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  1. Aug 27, 2018 · Secondary sources, while still highly useful, are written by someone else after an event or about a document and can therefore only serve the purpose of furthering an argument if the source has credibility in the field.

  2. Secondary sources often are defined in contrast to primary sources. In a primary source, an author shares his or her original research—whether it be case study findings, experiment results, interview materials, or clinical observations. However, in a secondary source, an author focuses on presenting other scholars’ research, such as in a ...

  3. Nov 08, 2021 · A secondary source is a document, video, or other media created concerning specific events using first-hand accounts, or primary sources. A high-quality secondary source should provide a rigorous ...

  4. What are some examples of secondary sources? Common examples of secondary sources include academic books, journal articles, reviews, essays, and textbooks. Anything that summarizes, evaluates or interprets primary sources can be a secondary source. If a source gives you an overview of background information or presents another researcher’s ideas on your topic, it is probably a secondary source.

  5. Secondary sources are a lot easier to come by than primary ones. Secondary sources will help you find introductory information about your research. Encyclopaedia entries are secondary sources, so too are commentaries, reviews, and criticisms. Any material which summarizes research undertaken by someone else is a secondary source.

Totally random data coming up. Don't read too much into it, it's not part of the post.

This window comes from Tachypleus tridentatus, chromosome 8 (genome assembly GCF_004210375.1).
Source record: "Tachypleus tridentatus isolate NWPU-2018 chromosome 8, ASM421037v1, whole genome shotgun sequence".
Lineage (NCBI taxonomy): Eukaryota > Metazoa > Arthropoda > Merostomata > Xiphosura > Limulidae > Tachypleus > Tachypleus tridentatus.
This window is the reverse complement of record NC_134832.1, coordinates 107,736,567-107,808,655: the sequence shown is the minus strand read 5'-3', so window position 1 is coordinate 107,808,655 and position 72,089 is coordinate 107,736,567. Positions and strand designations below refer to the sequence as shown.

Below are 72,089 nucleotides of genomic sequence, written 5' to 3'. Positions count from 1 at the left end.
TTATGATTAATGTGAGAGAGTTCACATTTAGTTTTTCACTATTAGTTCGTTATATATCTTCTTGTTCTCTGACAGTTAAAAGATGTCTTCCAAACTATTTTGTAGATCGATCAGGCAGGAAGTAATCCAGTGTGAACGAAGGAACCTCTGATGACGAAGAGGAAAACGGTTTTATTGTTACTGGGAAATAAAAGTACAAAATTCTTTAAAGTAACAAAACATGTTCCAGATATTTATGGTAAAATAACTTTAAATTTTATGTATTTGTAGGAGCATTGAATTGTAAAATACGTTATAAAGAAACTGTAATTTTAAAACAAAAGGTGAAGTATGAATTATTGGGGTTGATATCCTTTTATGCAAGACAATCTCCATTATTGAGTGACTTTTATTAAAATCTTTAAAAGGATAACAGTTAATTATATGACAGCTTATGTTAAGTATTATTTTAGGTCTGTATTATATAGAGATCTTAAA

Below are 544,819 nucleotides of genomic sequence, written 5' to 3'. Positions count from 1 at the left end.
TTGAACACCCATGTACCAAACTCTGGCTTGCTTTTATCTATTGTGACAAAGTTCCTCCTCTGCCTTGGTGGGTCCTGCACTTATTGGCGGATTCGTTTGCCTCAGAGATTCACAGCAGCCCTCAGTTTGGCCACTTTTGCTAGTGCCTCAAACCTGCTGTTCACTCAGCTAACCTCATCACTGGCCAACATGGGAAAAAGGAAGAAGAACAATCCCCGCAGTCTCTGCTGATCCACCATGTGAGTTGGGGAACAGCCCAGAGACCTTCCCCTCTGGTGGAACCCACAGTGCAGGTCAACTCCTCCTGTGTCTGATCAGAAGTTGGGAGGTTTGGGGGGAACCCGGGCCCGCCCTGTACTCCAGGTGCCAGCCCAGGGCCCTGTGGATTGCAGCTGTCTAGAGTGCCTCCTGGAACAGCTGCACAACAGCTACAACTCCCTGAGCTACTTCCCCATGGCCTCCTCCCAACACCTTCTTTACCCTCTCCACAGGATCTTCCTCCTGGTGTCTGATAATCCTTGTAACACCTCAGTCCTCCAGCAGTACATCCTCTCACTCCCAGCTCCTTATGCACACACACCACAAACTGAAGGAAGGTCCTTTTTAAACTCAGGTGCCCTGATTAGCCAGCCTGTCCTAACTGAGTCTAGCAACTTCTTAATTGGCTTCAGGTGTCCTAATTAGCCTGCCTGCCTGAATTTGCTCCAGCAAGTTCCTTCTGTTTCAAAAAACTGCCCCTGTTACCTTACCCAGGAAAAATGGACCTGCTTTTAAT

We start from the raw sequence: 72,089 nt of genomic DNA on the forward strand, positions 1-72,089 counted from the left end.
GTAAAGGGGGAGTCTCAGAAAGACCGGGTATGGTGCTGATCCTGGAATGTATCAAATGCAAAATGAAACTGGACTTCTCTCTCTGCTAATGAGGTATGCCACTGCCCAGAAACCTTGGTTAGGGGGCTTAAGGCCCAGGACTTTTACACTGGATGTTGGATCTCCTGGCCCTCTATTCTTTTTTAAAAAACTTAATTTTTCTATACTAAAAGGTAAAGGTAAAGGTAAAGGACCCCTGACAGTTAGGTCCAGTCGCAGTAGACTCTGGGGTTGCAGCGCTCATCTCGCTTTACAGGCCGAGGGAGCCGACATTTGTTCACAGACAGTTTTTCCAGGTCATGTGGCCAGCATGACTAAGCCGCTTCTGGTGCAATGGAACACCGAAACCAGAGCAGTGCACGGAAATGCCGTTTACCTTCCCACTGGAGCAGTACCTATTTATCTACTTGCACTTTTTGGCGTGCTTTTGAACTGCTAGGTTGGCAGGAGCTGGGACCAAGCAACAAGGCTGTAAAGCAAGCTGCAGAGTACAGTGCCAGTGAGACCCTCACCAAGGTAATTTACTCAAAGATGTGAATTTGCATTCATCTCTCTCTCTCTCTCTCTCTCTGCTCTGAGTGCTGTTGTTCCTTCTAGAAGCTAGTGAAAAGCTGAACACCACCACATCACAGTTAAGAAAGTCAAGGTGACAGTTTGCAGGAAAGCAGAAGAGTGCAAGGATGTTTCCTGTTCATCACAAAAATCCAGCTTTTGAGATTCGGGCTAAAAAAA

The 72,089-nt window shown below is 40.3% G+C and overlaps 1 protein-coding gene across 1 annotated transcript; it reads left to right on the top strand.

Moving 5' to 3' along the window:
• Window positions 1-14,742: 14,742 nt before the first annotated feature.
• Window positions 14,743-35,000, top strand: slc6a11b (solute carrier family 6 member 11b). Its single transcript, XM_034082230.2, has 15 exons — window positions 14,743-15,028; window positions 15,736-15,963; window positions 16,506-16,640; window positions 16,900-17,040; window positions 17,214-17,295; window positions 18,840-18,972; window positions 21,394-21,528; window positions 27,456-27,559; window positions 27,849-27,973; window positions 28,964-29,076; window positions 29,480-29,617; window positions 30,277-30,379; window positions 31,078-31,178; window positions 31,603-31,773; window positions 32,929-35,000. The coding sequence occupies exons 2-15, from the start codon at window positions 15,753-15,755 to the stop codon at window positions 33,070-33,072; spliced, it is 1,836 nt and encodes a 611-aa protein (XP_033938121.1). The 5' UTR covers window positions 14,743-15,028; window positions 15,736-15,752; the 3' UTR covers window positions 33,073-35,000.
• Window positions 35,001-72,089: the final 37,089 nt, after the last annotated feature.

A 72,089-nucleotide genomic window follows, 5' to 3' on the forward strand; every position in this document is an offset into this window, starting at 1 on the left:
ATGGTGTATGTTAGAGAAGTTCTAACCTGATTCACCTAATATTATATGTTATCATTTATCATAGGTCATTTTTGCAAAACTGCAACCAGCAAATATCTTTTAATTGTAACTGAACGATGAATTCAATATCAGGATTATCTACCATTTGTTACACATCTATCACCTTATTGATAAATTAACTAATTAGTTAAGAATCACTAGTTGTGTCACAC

6. Jun 20, 2018 · Secondary sources provide second-hand information and commentary from other researchers. Examples include journal articles, reviews, and academic books. A secondary source describes, interprets, or synthesizes primary sources. Primary sources are more credible as evidence, but good research uses both primary and secondary sources.

  7. › village › primarysourceDefinition of secondary source

    Aug 23, 2006 · A definition of secondary source. In contrast, a secondary source of information is one that was created later by someone who did not experience first-hand or participate in the events or conditions you’re researching. For the purposes of a historical research project, secondary sources are generally scholarly books and articles.

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